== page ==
California regulators consider reprimanding PG&E

PG&E

By JOSH FRIEDMAN

The California Public Utilities Commission (PUC) is considering reprimanding PG&E on Thursday for continuing to neglect its electrical grid that, in recent years, sparked large and deadly wildfires. [KCRA]

The reprimand could mark the first step in a process leading toward regulators eventually revoking PG&E’s utility license, in accordance with a deal reached last year during the company’s bankruptcy.

After negotiating $25.5 billion in settlements, PG&E promised to reduce the chance of its equipment causing more wildfires, pledging to spending $40 billion in the next decade. However, regulators allege PG&E has not done enough to mitigate the risks posed by crumbling equipment and overgrown trees that are susceptible to coming in contact with or falling on nearby power lines. 

In a proceeding separate from Thursday’s hearing on the potential reprimand, the Public Advocates Office, a watchdog agency for the Public Utilities Commission, is recommending regulators reject PG&E’s plan to prevent wildfires this year. The agency says PG&E has trimmed trees and replaced equipment in the lowest risk areas of its grid instead of the most dangerous locations.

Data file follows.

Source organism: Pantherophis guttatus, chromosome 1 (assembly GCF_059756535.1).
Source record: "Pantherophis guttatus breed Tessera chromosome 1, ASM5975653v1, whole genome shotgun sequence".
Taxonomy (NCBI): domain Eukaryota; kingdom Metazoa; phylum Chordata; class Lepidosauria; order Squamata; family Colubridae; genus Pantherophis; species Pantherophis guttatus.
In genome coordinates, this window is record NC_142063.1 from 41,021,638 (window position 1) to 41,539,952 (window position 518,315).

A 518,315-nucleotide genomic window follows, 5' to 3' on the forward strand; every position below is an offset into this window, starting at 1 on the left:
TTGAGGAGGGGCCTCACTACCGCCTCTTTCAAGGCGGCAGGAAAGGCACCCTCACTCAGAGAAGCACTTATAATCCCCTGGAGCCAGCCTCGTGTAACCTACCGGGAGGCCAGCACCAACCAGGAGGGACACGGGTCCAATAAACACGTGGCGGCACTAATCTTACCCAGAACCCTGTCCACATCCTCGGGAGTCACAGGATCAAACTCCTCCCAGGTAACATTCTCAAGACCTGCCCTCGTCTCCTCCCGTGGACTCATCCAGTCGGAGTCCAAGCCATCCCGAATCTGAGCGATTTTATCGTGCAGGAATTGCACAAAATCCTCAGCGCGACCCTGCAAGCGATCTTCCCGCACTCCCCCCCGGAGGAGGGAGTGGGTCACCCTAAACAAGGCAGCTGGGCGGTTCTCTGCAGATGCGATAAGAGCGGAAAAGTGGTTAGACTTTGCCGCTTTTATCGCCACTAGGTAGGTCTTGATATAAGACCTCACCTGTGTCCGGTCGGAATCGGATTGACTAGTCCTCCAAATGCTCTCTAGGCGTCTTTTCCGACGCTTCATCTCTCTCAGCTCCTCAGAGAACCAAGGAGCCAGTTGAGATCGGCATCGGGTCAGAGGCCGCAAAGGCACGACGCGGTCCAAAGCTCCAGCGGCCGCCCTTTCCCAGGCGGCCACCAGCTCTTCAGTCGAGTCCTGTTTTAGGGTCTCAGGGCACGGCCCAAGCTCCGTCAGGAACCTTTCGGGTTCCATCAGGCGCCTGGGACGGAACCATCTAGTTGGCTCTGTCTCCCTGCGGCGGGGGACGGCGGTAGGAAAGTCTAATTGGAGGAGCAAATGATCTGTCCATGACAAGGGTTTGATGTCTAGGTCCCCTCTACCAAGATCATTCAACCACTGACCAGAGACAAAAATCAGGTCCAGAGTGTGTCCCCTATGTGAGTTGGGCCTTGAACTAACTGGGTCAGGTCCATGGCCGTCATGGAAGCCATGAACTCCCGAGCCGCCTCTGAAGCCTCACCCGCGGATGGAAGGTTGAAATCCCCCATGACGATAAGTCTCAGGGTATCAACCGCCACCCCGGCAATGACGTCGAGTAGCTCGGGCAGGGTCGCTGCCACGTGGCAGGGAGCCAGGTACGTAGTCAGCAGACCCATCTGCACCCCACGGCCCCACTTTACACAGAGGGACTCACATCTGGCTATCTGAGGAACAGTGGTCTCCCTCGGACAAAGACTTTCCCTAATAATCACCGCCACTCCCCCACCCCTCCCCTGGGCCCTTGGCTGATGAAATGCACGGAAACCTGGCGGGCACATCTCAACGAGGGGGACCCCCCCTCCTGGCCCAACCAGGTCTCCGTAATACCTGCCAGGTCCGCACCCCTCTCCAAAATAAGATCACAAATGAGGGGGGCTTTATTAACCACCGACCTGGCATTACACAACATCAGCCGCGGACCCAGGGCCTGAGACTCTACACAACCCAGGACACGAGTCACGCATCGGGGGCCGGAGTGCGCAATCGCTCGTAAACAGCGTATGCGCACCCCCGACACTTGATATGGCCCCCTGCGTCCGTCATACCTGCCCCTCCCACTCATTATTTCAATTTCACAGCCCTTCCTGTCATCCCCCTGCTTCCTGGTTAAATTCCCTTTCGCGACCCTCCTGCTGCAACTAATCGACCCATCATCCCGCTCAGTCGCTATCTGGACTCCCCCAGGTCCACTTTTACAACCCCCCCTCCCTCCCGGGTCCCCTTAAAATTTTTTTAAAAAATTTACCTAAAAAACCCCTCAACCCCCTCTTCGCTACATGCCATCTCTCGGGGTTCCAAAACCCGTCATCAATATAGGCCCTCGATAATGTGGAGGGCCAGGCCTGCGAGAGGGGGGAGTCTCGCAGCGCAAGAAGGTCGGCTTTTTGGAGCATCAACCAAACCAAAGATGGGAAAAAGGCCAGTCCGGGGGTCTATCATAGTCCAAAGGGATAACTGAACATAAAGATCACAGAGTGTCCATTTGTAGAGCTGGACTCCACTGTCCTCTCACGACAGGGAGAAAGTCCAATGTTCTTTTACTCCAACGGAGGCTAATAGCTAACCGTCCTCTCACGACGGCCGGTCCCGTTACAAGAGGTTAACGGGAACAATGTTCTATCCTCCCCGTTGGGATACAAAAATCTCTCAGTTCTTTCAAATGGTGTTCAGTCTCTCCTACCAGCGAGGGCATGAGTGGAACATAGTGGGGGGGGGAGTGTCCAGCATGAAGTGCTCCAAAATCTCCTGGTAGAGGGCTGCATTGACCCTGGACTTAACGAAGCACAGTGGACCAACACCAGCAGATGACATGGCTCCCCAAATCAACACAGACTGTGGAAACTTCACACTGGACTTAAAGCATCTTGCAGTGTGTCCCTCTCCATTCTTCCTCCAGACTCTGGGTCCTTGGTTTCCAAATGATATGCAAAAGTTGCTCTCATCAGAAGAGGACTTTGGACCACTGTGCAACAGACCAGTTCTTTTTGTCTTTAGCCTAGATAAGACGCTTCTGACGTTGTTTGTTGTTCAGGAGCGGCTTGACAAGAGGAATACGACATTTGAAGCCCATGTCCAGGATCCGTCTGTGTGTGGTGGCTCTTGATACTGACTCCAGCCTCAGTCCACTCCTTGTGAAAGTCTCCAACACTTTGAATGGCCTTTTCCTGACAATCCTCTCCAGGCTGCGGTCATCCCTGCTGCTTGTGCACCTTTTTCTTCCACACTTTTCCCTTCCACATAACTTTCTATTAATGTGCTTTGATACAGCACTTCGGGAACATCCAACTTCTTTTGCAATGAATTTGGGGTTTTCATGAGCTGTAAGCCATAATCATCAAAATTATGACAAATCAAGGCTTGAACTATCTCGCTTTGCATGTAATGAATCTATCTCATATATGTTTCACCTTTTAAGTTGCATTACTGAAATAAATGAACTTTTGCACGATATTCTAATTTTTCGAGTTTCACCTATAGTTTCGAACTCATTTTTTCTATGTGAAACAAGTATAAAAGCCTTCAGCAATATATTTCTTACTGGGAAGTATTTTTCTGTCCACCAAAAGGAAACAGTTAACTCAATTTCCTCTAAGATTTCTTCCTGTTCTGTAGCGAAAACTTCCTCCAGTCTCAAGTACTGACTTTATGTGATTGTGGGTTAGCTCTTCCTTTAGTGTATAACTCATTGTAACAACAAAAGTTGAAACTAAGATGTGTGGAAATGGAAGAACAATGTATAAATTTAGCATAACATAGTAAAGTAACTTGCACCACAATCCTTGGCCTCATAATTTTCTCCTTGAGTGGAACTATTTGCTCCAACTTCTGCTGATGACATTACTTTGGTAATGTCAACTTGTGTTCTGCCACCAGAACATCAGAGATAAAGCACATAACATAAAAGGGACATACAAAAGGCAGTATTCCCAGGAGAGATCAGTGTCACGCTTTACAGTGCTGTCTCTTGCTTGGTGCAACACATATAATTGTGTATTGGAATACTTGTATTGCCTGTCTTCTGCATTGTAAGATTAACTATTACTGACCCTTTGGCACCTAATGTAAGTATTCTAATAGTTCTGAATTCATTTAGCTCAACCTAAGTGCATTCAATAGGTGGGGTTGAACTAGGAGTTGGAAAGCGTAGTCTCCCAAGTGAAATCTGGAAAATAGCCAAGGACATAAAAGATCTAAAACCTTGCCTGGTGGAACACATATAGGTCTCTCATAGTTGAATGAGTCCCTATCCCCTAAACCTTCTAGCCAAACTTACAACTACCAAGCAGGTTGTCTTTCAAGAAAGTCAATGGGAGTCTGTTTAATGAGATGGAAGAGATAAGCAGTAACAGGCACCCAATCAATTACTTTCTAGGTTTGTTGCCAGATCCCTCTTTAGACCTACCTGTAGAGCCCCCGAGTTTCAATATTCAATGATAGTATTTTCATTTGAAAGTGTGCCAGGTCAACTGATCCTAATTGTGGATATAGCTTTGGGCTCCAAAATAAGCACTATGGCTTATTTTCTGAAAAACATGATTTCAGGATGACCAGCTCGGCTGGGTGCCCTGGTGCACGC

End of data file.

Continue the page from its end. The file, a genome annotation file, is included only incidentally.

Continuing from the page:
PG&E is unnecessarily endangering people and causing delays that could result in a 20-year wait before its electrical grid is reshaped, which would be about 10 years longer than the utility has estimated, the Public Advocates Office stated in a report. 

PG&E replied to the Public Advocates Office, saying the agency ignored substantial progress and work on wildfire mitigation initiatives done by the utility. PG&E made a wide range of improvements and upgrades last year in order to reduce wildfire risk, according to PG&E. The company also discussed the scope of deliberate blackouts during high fire danger conditions. 

The PUC is requiring PG&E to submit plans for fixing problems cited by regulators and then report on its progress every 90 days. If regulators find PG&E is still not protecting public safety, they could take tougher action against the utility and ultimately revoke its license.